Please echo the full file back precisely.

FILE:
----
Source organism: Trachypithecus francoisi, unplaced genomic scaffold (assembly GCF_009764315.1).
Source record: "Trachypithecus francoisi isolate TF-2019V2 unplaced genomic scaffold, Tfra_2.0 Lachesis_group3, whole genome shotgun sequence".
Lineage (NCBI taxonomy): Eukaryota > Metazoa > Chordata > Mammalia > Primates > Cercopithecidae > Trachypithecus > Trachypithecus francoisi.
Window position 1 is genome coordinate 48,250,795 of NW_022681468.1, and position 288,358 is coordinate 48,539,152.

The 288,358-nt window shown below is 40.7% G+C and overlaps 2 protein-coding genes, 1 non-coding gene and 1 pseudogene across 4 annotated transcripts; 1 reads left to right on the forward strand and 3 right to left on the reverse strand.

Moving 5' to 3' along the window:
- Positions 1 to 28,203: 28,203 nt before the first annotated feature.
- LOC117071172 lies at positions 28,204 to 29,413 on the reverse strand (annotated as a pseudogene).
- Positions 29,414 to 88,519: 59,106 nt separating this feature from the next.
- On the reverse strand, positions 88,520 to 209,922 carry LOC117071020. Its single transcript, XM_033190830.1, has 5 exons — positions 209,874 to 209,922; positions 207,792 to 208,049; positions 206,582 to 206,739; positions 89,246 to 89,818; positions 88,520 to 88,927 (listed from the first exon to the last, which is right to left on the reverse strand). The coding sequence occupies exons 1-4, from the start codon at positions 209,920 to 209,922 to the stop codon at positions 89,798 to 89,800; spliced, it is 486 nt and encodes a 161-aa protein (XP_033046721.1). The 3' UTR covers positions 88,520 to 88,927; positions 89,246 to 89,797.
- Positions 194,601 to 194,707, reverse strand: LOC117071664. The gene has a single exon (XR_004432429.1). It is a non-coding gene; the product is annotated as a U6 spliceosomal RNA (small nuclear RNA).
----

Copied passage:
Source organism: Trachypithecus francoisi, unplaced genomic scaffold (assembly GCF_009764315.1).
Source record: "Trachypithecus francoisi isolate TF-2019V2 unplaced genomic scaffold, Tfra_2.0 Lachesis_group3, whole genome shotgun sequence".
Lineage (NCBI taxonomy): Eukaryota > Metazoa > Chordata > Mammalia > Primates > Cercopithecidae > Trachypithecus > Trachypithecus francoisi.
Window position 1 is genome coordinate 48,250,795 of NW_022681468.1, and position 288,358 is coordinate 48,539,152.

The 288,358-nt window shown below is 40.7% G+C and overlaps 2 protein-coding genes, 1 non-coding gene and 1 pseudogene across 4 annotated transcripts; 1 reads left to right on the forward strand and 3 right to left on the reverse strand.

Moving 5' to 3' along the window:
- Positions 1 to 28,203: 28,203 nt before the first annotated feature.
- LOC117071172 lies at positions 28,204 to 29,413 on the reverse strand (annotated as a pseudogene).
- Positions 29,414 to 88,519: 59,106 nt separating this feature from the next.
- On the reverse strand, positions 88,520 to 209,922 carry LOC117071020. Its single transcript, XM_033190830.1, has 5 exons — positions 209,874 to 209,922; positions 207,792 to 208,049; positions 206,582 to 206,739; positions 89,246 to 89,818; positions 88,520 to 88,927 (listed from the first exon to the last, which is right to left on the reverse strand). The coding sequence occupies exons 1-4, from the start codon at positions 209,920 to 209,922 to the stop codon at positions 89,798 to 89,800; spliced, it is 486 nt and encodes a 161-aa protein (XP_033046721.1). The 3' UTR covers positions 88,520 to 88,927; positions 89,246 to 89,797.
- Positions 194,601 to 194,707, reverse strand: LOC117071664. The gene has a single exon (XR_004432429.1). It is a non-coding gene; the product is annotated as a U6 spliceosomal RNA (small nuclear RNA).